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Ok, if you’re already a fan of The Lost Kitchen then we’re definitely going to be friends. If you’ve no idea what I’m talking about then read on. 

Erin French’s book Finding Freedom in the Lost Kitchen was published about a year ago and I loved it. First, I love a good memoir – especially one that sees a woman triumph over adversity and find her true calling. Second I love food.  So Erin’s story of growing up in the tiny town of Freedom, Maine and working in her father’s diner while dreaming she’d ‘escape’ to bigger and better things appealed to me.  The next decade or so of the story reveal her struggles, an early unplanned pregnancy leads her back to Freedom, and an abusive marriage and cruel custody battle puts paid to her early attempts at creating a unique restaurant.

I won’t spoil it – it’s really too good. But suffice it to say that Erin’s triumph is that having lost everything she found the resilience to start over. And what she created is The Lost Kitchen – a restaurant unlike any other, in the very place she once thought she couldn’t wait to escape from. It’s only open from May to October each year and serves dinner for just 40 diners at a time . A self taught cook Erin’s menu is different each day, it’s inspired by what is in season and what’s local. She counts many local farmers and fishermen as her friends and they mutually support each other. As a consequence, the restaurant has become one of the most wanted places to dine and the hardest to get into. No bookings are taken by phone because Erin didn’t deem it fair – so once a year they open their calendar and wannabe diners send in a postcard hoping to be selected at random for the chance to enjoy one of her, now famous, many-course meals. 

If the book isn’t charming enough, there’s now a TV show that follows Erin and her wonderful team of women. If you’ve got Amazon Prime here in the UK– you’ll find it. One of the reasons I love it so much is that Erin’s spirit and ethos is very close to that of Swallowtail Hill. There’s an authenticity about everything she does which resonates. While we don’t have a restaurant here, if we did – we’d be taking a leaf out of Erin’s book for sure. But if you’ve dined at our Hill Top Tent, or enjoyed one of our special afternoon teas, or picnics you’ll know that the values of seasonal, local, served with love are very important to us too. With that in mind I tackled one of Erin’s recipes this month (found in her own July newsletter) and I can assure you it was delicious – here it is if you want to give it a go yourself – do take a look at her website too you can visit it here.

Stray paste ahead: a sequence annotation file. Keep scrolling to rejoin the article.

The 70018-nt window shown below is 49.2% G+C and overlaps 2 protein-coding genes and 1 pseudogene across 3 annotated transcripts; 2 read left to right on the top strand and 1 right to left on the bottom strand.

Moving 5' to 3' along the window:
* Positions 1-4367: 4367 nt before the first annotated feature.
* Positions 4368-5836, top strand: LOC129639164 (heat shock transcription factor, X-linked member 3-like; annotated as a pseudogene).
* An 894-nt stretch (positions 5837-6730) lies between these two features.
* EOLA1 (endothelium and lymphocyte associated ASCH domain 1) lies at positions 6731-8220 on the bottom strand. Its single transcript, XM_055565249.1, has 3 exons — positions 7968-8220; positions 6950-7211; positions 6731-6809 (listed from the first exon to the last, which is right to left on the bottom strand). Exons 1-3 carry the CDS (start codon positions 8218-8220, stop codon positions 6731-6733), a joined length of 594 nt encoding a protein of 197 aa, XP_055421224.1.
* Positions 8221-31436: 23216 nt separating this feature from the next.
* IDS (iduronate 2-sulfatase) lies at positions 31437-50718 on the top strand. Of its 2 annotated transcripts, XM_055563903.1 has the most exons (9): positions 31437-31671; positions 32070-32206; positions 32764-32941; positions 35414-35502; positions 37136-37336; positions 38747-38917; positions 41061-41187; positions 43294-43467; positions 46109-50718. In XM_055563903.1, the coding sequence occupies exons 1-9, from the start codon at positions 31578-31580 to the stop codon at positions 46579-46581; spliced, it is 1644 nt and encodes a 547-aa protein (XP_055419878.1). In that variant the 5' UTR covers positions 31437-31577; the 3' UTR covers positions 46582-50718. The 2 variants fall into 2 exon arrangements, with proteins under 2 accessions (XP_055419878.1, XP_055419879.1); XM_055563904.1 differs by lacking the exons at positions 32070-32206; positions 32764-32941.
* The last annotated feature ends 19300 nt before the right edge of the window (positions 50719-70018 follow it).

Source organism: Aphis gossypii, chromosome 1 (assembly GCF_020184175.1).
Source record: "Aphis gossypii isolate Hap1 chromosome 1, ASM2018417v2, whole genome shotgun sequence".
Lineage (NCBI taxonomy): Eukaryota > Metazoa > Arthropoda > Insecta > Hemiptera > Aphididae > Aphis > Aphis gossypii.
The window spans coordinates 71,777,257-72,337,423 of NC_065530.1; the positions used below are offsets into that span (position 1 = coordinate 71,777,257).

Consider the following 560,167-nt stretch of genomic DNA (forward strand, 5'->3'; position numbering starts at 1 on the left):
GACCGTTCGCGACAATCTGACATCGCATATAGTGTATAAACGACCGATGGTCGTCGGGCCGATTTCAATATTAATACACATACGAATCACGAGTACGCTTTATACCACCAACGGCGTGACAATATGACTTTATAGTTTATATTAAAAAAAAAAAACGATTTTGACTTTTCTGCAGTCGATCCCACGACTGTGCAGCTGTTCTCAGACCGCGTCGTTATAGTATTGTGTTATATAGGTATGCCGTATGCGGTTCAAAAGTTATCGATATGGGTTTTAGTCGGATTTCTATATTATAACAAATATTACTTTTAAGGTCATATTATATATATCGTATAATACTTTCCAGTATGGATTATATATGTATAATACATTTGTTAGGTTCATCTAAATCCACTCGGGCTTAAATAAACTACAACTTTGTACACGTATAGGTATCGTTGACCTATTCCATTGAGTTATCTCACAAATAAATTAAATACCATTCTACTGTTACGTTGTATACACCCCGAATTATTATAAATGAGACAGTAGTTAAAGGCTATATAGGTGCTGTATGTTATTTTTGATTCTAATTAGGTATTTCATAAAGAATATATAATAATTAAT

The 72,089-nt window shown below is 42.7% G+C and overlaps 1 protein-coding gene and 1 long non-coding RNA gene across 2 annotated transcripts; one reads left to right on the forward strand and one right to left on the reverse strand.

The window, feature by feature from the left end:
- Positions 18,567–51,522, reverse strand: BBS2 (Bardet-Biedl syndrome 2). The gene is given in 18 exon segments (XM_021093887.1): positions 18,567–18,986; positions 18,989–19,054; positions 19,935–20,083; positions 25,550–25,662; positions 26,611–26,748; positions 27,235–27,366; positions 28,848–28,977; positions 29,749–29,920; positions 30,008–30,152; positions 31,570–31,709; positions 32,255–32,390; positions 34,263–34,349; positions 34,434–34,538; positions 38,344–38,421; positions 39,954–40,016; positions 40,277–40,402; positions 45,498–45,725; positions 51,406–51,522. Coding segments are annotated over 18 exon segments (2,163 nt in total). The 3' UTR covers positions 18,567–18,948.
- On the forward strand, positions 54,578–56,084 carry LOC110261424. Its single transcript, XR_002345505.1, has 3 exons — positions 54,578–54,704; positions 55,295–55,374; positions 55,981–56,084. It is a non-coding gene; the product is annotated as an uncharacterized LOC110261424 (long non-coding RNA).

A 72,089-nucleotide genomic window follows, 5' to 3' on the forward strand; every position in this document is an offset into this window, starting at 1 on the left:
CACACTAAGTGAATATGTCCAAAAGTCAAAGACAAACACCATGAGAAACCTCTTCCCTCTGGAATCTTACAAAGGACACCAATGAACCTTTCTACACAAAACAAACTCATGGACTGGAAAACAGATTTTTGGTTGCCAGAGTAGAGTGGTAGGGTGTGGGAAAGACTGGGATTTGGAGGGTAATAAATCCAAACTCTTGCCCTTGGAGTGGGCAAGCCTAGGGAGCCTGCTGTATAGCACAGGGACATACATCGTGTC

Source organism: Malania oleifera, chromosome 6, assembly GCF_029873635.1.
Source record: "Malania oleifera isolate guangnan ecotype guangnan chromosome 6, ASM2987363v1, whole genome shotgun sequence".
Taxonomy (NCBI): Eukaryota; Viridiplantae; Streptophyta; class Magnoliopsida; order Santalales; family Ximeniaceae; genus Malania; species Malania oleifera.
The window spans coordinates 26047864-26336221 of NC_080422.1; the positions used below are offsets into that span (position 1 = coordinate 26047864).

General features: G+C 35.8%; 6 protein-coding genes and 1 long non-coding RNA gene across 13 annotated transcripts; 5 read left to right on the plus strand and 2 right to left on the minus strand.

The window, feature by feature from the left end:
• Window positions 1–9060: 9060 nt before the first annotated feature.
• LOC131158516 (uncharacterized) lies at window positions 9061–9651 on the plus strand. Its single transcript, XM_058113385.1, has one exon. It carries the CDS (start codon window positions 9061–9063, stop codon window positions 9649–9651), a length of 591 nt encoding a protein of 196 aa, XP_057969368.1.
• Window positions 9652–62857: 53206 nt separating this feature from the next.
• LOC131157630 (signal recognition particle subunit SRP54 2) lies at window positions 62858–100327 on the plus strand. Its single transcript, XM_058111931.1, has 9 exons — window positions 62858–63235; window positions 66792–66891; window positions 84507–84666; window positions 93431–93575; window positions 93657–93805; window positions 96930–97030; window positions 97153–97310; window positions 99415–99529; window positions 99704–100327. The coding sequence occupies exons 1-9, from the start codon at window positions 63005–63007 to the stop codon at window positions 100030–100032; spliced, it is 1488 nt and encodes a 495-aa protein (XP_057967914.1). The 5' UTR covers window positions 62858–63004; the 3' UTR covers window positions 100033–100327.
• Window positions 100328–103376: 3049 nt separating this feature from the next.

Fennel Fried Chicken 

with strawberry rhubarb sweet & sour 

Serve it hot or serve it cold, this recipe is a timeless summer crowd pleaser.

Serves 4


1 chicken (3-4 pounds) parted
1⁄3 cup granulated sugar
1⁄3 cup kosher salt
1 tablespoon black peppercorns
4 bay leaves
2 tablespoons whole fennel seed
4 cups all purpose four
4 cups cornflakes
2 tablespoons cornstarch
1 tablespoon ground fennel seed
2 cups buttermilk
Vegetable oil for frying
2 teaspoons fennel pollen
1 tablespoon Maldon salt

Make a brine:

Combine 4 cups water, the kosher salt, sugar, peppercorns, bay leaves and fennel seed in a pot and bring to a boil. Stir until the salt and sugar dissolve, then remove from the heat and allow to cool completely before using it. It will keep in the fridge for up to 2 weeks. 

Once brine is completely cool, add the chicken pieces and refrigerate overnight.

Bring the chicken in the brine to a simmer over medium heat and cook until the chicken is just cooked through, about 20 minutes. Remove the chicken from the brine and allow to cool. Discard the brine.

Make the batter by combining 2 cups of the flour, cornstarch and the cornflakes in a gallon sized plastic bag. Seal the bag and use your hands to crush the mixture and combine.

Heat oil in a deep fryer to 375 degrees.

Put the remaining 2 cups of flour and the ground fennel in a shallow baking dish. Pour the buttermilk into a second shallow baking dish. Pour the cornflake mixture into a third baking dish. Dredge each piece of the chicken in the flour, then the buttermilk, and finally the cornflake mixture to coat well. Working in batches, drop into the oil and fry until golden brown, turning as needed, 5-6 minutes. Take care not to overcrowd the fryer.

Remove the chicken from the oil, and place on a paper towel lined sheet pan, sprinkle with maldon salt and fennel pollen. Serve with strawberry rhubarb sweet & sour. I like to garnish this with bright nasturtium flowers from my garden when they are in bloom.

Strawberry Rhubarb Sweet & Sour 

Makes about 2 cups


2 cups rhubarb, chopped into 1⁄2 inch pieces
1 cup strawberries, stems removed, chopped into 1⁄2 inch pieces 1/2 cup sugar
3 tablespoons apple cider vinegar

A few cracks of fresh ground pepper

In a medium heavy bottom saucepan, combine the rhubarb and sugar. Bring to a simmer over medium heat, stirring frequently until the rhumbar becomes tender and sauce-like, about 5 minutes. Remove from heat, add strawberries and vinegar and pepper, stir to combine. Allow to cool to room temperature. Will keep in the refrigerator for up to one week.

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